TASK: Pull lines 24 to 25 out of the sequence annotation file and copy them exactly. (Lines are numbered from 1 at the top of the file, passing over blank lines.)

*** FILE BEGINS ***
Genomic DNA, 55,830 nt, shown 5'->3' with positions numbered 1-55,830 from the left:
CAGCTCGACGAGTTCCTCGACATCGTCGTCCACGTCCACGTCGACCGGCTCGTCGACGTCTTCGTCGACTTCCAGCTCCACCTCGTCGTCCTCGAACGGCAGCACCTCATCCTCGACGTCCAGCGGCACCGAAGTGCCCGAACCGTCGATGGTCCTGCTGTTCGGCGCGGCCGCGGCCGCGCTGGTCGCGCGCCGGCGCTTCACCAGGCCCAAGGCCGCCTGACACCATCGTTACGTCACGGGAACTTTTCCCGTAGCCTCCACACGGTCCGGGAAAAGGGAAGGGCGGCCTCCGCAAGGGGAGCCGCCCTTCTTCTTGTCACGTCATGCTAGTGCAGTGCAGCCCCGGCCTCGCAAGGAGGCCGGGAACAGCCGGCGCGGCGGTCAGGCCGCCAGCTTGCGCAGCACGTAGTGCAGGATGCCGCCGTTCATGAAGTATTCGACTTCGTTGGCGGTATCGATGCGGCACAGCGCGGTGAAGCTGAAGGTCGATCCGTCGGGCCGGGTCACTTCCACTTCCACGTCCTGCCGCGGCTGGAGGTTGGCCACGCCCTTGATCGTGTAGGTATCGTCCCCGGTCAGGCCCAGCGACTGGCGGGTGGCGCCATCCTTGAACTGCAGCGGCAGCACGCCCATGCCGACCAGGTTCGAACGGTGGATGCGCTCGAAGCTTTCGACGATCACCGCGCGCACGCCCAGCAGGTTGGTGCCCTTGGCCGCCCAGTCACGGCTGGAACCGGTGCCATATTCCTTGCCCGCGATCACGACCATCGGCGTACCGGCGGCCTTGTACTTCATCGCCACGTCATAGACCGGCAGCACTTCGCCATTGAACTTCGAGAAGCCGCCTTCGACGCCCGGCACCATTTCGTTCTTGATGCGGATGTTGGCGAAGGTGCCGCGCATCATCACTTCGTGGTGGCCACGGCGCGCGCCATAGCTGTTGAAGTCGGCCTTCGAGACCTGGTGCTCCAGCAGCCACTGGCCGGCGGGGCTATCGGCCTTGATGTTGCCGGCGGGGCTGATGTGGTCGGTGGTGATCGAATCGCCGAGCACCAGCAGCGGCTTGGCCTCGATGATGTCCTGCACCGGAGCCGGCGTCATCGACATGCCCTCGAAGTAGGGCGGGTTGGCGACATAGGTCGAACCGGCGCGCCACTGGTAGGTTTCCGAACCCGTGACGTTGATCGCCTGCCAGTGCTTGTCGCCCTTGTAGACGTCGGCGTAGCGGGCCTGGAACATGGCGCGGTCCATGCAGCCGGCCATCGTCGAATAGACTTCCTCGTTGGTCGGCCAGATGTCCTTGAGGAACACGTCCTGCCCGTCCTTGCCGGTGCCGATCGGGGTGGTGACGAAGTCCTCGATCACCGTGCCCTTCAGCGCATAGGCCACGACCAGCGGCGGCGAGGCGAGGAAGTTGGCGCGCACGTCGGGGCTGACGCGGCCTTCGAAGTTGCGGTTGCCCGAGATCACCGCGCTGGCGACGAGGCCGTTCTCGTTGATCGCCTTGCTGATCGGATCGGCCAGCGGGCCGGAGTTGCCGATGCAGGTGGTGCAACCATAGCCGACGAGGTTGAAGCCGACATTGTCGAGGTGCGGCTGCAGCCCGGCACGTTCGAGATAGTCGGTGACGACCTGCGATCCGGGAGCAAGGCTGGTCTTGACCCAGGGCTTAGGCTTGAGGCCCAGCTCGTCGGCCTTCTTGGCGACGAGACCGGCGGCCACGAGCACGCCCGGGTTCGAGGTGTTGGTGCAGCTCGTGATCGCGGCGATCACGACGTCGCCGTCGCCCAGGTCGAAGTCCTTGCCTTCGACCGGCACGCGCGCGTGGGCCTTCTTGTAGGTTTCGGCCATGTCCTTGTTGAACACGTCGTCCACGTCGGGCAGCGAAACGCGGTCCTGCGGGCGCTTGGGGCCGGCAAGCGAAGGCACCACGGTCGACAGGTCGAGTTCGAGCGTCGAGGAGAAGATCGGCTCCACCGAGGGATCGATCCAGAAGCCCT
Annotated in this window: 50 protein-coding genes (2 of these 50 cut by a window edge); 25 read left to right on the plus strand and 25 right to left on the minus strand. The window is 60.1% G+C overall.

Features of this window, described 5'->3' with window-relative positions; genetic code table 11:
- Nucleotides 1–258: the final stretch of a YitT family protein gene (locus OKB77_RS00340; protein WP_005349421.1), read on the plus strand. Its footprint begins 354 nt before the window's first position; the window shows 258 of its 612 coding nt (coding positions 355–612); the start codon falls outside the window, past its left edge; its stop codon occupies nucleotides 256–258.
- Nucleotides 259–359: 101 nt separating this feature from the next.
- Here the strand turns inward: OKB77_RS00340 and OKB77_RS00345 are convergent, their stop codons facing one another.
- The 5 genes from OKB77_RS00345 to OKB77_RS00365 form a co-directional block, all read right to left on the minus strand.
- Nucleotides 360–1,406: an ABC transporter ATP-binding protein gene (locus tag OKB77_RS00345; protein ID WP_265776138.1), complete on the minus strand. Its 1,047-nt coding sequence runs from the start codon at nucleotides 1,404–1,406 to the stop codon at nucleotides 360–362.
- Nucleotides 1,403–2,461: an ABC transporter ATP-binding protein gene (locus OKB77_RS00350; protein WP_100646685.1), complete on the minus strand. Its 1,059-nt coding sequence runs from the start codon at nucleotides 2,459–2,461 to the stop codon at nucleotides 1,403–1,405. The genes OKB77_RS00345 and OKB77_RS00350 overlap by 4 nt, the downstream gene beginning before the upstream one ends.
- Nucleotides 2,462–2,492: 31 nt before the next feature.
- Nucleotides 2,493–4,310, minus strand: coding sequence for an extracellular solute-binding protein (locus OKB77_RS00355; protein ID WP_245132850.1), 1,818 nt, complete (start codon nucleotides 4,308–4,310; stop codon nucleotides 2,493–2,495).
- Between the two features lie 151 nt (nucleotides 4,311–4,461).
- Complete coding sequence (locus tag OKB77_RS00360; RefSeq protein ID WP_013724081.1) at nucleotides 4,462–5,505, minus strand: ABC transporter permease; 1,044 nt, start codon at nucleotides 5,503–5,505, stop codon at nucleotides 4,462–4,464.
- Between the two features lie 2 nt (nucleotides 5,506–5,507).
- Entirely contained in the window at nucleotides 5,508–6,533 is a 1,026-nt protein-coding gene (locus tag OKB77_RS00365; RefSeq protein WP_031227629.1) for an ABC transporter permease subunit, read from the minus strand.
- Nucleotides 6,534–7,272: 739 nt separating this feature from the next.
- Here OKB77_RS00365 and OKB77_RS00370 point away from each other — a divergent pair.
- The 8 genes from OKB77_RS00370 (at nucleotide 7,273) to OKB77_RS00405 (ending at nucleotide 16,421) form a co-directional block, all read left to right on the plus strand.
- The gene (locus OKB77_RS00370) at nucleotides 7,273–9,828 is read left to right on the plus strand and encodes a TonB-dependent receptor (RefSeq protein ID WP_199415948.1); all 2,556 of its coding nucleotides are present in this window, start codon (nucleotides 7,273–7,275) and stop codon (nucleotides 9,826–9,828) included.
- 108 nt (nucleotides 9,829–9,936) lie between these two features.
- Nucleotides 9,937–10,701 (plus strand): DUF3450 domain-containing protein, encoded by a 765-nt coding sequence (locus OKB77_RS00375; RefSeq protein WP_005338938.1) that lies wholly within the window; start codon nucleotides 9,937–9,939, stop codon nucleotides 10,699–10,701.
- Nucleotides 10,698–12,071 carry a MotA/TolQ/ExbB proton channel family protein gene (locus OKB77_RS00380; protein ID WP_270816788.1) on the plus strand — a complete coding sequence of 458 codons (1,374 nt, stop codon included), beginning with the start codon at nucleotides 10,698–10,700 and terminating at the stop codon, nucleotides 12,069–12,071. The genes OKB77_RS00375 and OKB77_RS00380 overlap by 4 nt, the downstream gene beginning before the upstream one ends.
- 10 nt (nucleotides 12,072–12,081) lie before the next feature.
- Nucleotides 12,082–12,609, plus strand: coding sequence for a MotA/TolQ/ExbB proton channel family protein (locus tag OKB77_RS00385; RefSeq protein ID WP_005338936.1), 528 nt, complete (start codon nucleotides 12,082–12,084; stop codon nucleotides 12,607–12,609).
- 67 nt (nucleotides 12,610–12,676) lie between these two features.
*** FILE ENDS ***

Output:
- 10 nt (nucleotides 12,072–12,081) lie before the next feature.
- Nucleotides 12,082–12,609, plus strand: coding sequence for a MotA/TolQ/ExbB proton channel family protein (locus tag OKB77_RS00385; RefSeq protein ID WP_005338936.1), 528 nt, complete (start codon nucleotides 12,082–12,084; stop codon nucleotides 12,607–12,609).